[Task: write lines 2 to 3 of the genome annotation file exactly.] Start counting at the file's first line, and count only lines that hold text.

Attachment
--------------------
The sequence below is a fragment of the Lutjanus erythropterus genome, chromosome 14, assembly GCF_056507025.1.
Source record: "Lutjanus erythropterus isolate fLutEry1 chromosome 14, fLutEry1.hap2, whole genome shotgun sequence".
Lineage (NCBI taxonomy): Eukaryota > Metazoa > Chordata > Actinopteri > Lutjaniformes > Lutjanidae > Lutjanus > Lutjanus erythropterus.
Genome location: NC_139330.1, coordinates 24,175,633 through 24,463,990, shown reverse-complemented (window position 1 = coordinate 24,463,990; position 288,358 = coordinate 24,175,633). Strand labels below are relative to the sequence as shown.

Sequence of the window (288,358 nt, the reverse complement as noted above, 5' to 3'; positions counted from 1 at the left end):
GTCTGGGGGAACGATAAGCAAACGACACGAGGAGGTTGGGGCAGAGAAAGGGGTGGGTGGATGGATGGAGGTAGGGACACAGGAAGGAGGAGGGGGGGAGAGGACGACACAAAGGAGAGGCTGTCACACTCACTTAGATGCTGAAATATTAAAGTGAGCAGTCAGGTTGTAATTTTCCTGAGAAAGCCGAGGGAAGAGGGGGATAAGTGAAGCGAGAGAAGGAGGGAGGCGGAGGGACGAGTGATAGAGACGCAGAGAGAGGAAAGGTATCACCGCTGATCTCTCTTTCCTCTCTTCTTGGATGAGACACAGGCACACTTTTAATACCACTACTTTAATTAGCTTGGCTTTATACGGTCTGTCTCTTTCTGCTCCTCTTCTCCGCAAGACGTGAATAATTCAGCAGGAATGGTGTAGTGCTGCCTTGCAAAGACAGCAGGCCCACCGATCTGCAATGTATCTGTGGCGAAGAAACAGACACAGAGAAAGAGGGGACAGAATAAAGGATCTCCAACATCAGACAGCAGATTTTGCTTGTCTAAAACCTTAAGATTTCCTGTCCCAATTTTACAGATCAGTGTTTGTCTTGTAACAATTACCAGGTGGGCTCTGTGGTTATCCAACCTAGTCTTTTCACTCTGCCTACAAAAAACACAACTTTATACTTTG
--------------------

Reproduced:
Source record: "Lutjanus erythropterus isolate fLutEry1 chromosome 14, fLutEry1.hap2, whole genome shotgun sequence".
Lineage (NCBI taxonomy): Eukaryota > Metazoa > Chordata > Actinopteri > Lutjaniformes > Lutjanidae > Lutjanus > Lutjanus erythropterus.